Drier days, higher prices
Dennis Morrison, Contributor
Like most Jamaicans, when I read the newspaper headline last Wednesday, 'Drier days ahead', my instinctive reaction was, 'This must be false prophecy on the part of our weather forecasters'. Facing the prospect of even more severe inconvenience from water lock-offs, such a brief state of denial is a natural human reaction.
Indications from the meteorologists, though not always spot-on, do, however, suggest that the drought conditions being experienced in Jamaica and around the region will continue in the months ahead. Householders and farmers should therefore brace themselves for an intensification of the dislocations that are caused by drought.
Already, almost no area of the Kingston Metropolitan Region has been unaffected by daily lock-offs and, in some cases, have lost their water supply for weeks at a time. The first threat from this is to the health of our citizens, which will become more dangerous as the summer months approach. The risks of gastro-enteritis and aggravation of respiratory illnesses in these conditions are usually the most widespread. The picture painted by the National Water Commission of the shortfall in its various supply systems and of the problems it is encountering with rehabilitation of existing wells and drilling for new ones is not encouraging.
Our farmers are now beginning to be hurt by the drought with reports from St Elizabeth, Jamaica's main farming belt, that they have not seen significant rainfall since the middle of last year. While the prices in my Coronation Market 'basket of food crops' did not, in mid-March, yet reflect sharp movements, the effects are bound to be seen very soon, and particularly in the crops that are often affected in the traditional dry season. On the one hand, the prices for carrots, scallion, pumpkin, string beans and sweet peppers on the third Saturday in March were less than on the second Saturday in January. Meanwhile, callaloo, chocho and lettuce sold for the same as in January.
Evidence of upward movement was, however, seen in prices for cabbage, limes, onions, pawpaw and Irish potato. But overall, things were pretty stable, considering the jump in gasolene prices and increase in the GCT which would have affected some of the costs of the vendors since January. Beyond my Coronation basket, though, prices have increased significantly, as reflected in the acceleration in the inflation rate since late 2009. In fact, inflation for the December 2009-February 2010 period was 3.6 per cent, a rate that, if sustained, would push the annual average inflation to over 15 per cent, compared with 10.2 per cent for 2009.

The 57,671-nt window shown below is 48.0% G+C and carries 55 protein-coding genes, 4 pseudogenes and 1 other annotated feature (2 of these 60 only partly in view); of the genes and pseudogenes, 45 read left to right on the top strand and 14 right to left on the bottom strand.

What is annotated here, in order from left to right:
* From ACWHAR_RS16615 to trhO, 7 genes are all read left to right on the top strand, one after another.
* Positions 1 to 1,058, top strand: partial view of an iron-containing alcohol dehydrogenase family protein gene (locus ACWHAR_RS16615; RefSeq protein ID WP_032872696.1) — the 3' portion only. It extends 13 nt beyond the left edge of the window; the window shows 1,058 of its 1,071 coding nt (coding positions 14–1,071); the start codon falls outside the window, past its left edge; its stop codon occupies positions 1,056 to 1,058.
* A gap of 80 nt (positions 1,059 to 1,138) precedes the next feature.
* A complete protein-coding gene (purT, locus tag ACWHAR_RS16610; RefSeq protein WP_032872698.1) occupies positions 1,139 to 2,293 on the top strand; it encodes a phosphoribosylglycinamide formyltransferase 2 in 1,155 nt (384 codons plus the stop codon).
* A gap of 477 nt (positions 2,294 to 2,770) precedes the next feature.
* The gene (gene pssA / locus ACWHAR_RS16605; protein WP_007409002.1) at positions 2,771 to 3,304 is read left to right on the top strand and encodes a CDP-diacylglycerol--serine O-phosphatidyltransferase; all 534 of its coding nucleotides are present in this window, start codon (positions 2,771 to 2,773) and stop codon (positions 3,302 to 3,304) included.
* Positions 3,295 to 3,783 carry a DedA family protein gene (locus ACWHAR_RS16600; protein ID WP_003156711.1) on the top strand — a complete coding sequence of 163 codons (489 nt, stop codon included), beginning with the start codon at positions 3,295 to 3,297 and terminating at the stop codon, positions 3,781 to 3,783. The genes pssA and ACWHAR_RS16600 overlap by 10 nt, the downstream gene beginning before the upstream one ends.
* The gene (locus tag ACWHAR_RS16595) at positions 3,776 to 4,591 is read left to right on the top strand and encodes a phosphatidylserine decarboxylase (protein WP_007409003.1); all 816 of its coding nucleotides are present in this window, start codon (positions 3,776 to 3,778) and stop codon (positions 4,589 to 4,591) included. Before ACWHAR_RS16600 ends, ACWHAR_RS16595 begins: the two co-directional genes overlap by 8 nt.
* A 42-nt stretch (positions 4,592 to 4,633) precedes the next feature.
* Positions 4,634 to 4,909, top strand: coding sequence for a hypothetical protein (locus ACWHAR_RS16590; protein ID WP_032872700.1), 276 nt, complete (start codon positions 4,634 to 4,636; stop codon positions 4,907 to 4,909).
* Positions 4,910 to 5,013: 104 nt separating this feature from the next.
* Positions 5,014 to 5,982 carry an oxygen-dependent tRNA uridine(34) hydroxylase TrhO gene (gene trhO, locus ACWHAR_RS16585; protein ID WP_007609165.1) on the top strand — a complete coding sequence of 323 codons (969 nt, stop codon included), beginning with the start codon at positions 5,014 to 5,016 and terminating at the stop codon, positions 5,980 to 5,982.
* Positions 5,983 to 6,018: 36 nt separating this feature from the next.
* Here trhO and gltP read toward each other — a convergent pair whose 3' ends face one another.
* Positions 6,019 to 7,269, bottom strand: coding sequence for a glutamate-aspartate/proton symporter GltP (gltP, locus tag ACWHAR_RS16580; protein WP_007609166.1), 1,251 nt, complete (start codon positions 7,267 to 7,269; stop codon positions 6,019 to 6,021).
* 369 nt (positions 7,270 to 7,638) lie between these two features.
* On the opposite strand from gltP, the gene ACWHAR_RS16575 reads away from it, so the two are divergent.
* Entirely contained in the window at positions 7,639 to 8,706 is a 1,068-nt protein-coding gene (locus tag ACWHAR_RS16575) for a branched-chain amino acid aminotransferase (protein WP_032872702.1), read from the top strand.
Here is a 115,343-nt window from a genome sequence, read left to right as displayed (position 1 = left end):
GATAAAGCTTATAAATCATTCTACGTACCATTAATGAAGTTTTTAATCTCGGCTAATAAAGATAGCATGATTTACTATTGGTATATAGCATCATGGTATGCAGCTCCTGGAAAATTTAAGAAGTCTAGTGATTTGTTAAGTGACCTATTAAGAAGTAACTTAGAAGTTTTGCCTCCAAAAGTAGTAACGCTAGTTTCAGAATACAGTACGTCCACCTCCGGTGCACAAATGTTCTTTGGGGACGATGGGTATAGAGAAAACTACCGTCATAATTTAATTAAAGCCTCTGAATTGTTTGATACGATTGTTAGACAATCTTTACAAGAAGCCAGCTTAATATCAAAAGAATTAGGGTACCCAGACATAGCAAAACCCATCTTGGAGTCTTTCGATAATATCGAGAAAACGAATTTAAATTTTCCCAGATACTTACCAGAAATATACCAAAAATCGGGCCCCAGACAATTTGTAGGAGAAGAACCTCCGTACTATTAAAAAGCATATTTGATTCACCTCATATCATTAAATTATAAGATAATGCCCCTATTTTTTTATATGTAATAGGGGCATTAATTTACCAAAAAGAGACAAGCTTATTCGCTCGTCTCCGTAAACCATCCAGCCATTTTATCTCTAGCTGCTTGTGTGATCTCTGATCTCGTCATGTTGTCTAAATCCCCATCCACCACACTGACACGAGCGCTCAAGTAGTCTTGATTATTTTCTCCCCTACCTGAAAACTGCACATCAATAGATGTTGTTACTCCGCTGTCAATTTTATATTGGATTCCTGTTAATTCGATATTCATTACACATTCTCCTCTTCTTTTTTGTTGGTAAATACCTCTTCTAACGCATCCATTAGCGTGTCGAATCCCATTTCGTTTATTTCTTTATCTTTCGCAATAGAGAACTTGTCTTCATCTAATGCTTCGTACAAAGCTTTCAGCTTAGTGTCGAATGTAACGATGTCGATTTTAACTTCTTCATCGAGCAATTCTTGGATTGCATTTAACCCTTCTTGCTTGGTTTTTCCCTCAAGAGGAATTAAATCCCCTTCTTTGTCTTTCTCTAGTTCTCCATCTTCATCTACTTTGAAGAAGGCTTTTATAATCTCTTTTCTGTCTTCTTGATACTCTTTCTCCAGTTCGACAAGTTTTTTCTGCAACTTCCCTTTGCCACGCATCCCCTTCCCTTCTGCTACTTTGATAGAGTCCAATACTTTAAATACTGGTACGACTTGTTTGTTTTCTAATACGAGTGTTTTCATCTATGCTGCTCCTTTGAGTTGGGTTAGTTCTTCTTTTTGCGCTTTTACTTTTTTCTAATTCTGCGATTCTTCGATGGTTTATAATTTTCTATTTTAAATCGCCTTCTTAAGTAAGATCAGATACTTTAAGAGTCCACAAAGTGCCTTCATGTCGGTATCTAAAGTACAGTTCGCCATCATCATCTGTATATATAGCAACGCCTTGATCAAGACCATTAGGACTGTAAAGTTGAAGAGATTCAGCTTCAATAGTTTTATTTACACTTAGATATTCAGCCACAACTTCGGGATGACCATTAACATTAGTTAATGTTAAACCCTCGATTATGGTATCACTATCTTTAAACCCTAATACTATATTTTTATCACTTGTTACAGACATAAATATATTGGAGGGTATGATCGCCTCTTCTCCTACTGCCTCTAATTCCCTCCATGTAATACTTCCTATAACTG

Further inflation pressures will come from the GCT on electricity which will be reflected in light bills for March for households consuming more than 250 kilowatt hours per month, and the hike in bus fares that, unofficially, will be passed on to other forms of transportation. The prices for some important imported food items, like rice, are also rising, and in this regard, the increase in the price of rice from Guyana is a direct consequence of the same weather pattern that is affecting Jamaica and the rest of the region.
A somewhat unexpected speeding up in oil prices is another factor that has now emerged and will affect the inflation equation in Jamaica. We had been enjoying the slump in oil prices which saw them falling from US$140 per barrel in mid-2008 to as low as US$33 per barrel in early 2009. By the end of 2009, they had moved back to near US$70 per barrel, but in recent weeks they have climbed to as high as over US$80, despite the fact that global oil consumption in the US and most major economies has fallen. Commodity investors and not supply and demand are behind this surge in oil prices, and this could continue to exert pressure as investors view commodities as attractive options.
Sensitivty of oil prices
The price of oil is such a sensitive variable in the Jamaican economy and its effect so widespread on the cost of living that this development has to be carefully monitored. If prices were to move up from the widely projected range of US$75-$80 per barrel, which is quite likely what Jamaica has assumed in its macroeconomic planning, to US$80-$90 per barrel as some analysts are anticipating, this would have a serious negative impact on our foreign exchange market and on inflation. Gasolene prices would likely be the first area to be affected. Already, these prices have moved up steadily in the United States and will pick up pace in the summer driving season in the Northern Hemisphere, which is just around the corner.
As with the drought, I would want to 'deny' the threat of a spike in oil prices as false prophecy, considering the severe strain on households, given the wage freeze on public-sector workers and job losses in several areas of the economy. In this Easter season, foremost in our prayers to the Almighty will no doubt be a plea for a turn in the weather that would ease this difficult year of adjustment for many Jamaicans.
O God, in whom we live and move, and have our being, grant us rain, in abundance, that being sufficiently helped with the temporal, we may the more confidently seek after eternal gifts.
Dennis Morrison is an economist. Feedback may be sent to email@example.com.